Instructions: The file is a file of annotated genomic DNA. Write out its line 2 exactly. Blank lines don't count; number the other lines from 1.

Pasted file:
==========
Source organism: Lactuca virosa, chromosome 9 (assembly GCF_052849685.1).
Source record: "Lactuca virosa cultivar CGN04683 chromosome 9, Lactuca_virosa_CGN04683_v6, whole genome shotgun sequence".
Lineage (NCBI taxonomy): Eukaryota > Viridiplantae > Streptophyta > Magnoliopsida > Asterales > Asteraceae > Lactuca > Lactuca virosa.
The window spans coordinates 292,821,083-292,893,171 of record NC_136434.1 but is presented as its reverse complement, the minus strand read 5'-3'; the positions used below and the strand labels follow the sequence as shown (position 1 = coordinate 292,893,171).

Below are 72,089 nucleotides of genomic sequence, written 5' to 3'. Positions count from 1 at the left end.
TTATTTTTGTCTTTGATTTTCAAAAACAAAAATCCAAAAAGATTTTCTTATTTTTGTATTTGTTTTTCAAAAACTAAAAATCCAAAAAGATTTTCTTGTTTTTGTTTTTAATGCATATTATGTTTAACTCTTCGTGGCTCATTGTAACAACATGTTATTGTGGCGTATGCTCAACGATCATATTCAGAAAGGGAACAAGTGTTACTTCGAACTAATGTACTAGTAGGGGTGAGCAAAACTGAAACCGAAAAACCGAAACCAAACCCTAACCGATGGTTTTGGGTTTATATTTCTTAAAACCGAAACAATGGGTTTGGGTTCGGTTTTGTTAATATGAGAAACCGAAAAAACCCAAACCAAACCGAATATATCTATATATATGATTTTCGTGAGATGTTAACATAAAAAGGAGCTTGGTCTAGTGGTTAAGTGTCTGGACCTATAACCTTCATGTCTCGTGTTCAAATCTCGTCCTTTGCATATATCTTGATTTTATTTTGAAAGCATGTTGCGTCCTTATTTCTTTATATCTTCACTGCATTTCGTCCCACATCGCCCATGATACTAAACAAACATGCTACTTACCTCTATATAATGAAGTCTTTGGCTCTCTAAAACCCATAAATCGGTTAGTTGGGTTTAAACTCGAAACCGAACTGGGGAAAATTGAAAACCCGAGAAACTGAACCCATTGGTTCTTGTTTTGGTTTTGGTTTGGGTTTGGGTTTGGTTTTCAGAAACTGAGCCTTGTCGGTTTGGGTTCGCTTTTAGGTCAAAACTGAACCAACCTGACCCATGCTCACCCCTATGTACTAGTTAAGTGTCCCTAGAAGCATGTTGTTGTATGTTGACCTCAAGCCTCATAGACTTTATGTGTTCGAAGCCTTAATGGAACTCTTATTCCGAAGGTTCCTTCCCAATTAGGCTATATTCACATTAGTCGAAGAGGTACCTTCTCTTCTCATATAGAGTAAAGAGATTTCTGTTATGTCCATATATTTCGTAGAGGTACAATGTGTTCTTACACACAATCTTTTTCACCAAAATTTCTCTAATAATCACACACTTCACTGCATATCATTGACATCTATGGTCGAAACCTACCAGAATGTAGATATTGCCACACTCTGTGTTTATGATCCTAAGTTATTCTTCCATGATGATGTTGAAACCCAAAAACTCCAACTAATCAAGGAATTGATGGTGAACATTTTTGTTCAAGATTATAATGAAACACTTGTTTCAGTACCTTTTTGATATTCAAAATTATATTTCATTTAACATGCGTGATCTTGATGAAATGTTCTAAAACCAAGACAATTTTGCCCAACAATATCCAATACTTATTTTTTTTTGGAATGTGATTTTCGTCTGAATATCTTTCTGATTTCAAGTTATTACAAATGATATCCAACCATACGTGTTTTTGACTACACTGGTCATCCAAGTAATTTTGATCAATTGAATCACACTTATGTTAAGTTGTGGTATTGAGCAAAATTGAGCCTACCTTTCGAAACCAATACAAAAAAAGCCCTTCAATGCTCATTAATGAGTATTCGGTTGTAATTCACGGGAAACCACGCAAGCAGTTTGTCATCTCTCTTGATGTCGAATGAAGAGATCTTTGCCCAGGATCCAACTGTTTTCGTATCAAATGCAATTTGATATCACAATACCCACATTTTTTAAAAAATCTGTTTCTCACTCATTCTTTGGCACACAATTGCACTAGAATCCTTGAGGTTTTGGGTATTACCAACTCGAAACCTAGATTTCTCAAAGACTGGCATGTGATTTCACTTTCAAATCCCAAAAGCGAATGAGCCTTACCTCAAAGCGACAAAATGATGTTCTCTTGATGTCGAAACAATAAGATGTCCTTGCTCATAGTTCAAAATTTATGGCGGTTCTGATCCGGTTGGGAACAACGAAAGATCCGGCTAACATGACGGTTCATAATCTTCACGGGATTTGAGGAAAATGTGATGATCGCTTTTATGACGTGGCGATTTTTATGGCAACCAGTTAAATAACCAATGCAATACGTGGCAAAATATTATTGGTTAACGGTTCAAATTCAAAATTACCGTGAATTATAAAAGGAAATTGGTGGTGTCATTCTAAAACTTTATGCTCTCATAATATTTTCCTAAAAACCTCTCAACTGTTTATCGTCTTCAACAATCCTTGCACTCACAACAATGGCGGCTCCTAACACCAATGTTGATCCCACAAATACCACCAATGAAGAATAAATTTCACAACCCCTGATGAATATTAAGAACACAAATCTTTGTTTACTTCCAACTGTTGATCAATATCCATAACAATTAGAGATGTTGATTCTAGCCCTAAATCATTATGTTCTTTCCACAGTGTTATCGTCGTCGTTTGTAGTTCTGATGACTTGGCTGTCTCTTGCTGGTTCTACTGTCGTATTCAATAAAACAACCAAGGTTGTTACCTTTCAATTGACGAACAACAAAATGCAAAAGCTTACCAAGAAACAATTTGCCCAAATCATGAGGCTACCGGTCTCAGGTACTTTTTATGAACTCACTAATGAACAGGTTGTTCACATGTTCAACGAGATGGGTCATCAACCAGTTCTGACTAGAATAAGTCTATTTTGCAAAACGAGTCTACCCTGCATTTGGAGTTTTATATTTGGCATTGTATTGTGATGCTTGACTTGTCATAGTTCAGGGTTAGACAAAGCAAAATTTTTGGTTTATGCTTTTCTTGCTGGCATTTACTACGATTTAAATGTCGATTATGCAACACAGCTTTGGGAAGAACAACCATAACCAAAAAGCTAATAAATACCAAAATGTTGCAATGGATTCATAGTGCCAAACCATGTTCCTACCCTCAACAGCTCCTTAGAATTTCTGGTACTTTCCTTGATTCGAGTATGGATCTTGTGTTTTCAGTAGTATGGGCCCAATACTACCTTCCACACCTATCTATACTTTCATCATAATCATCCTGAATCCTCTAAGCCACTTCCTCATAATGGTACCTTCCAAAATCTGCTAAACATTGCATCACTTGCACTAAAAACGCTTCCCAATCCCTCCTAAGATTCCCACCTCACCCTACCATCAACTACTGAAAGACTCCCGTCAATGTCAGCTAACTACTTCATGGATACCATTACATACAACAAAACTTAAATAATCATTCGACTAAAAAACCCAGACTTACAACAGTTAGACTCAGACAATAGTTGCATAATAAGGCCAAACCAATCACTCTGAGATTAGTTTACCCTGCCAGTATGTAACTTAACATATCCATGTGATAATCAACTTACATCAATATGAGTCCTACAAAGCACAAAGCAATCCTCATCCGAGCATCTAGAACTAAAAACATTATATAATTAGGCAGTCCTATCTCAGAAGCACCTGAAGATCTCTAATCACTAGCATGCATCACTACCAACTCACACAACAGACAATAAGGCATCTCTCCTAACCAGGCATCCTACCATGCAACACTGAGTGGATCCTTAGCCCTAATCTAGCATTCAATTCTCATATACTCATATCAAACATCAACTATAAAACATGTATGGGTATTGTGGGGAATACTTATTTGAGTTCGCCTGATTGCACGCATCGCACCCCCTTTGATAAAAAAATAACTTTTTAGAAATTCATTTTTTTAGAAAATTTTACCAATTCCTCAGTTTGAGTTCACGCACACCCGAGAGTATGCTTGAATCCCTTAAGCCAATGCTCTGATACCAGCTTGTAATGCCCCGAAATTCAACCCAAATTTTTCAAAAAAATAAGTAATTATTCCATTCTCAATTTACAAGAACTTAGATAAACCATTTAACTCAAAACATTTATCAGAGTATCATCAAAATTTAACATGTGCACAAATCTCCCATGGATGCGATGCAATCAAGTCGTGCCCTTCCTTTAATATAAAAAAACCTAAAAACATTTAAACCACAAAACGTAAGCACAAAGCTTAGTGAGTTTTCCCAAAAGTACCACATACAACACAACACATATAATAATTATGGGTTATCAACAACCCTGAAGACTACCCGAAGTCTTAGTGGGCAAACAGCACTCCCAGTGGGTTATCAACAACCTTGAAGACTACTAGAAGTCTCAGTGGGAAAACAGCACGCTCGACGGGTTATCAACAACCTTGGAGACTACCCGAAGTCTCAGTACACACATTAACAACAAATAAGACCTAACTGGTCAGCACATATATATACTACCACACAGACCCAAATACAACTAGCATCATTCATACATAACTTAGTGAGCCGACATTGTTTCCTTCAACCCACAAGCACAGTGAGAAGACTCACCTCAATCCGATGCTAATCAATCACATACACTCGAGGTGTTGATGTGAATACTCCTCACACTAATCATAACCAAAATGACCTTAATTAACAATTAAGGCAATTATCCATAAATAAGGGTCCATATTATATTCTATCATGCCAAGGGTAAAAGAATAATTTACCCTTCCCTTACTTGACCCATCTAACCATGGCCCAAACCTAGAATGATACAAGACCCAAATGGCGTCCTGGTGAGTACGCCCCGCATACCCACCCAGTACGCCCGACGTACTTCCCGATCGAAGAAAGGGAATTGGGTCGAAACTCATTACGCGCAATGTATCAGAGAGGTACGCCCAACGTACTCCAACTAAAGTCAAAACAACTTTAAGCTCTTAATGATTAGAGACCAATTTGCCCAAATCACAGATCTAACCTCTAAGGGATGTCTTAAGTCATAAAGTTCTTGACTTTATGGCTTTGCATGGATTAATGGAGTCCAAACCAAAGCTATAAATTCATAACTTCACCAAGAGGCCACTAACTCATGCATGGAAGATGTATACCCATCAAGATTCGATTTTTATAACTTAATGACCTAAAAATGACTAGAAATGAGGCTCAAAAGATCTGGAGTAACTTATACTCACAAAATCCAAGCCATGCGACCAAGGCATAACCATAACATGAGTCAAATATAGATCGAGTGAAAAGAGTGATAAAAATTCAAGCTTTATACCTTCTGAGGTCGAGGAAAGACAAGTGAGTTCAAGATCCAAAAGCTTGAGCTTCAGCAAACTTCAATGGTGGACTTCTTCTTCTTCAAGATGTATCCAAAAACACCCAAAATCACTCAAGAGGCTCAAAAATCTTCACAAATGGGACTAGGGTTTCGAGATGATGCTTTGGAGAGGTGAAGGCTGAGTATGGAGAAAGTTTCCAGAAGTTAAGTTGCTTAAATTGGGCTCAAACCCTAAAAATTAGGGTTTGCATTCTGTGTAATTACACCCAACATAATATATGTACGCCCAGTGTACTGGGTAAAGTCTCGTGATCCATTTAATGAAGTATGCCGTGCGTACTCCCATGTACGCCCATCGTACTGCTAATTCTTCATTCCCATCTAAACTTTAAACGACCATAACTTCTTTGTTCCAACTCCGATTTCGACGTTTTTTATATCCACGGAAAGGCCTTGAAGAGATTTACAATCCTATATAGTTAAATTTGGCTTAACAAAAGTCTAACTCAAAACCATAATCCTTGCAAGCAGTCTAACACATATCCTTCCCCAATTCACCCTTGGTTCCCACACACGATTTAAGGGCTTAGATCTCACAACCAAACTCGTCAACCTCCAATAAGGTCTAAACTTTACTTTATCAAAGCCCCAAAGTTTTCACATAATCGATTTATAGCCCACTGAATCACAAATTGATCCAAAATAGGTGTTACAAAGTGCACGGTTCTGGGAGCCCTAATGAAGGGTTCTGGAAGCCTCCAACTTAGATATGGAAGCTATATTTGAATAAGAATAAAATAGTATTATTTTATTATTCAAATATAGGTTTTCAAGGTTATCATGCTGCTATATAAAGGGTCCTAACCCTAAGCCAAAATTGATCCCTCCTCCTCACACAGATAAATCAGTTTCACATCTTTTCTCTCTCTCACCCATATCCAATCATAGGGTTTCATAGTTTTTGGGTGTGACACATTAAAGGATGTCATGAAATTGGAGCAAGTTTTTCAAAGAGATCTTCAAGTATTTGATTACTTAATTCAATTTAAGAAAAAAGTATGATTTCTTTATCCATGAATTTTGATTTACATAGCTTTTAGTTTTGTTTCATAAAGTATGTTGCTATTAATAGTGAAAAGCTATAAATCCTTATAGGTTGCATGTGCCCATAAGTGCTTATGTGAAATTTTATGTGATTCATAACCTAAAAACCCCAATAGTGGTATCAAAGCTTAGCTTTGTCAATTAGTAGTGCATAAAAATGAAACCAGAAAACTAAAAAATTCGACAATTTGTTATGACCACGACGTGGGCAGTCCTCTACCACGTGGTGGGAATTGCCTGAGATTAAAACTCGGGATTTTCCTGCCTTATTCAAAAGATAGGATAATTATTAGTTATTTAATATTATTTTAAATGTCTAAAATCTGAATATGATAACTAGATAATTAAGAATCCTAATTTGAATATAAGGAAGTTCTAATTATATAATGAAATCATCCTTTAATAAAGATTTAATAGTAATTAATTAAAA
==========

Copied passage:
Source record: "Lactuca virosa cultivar CGN04683 chromosome 9, Lactuca_virosa_CGN04683_v6, whole genome shotgun sequence".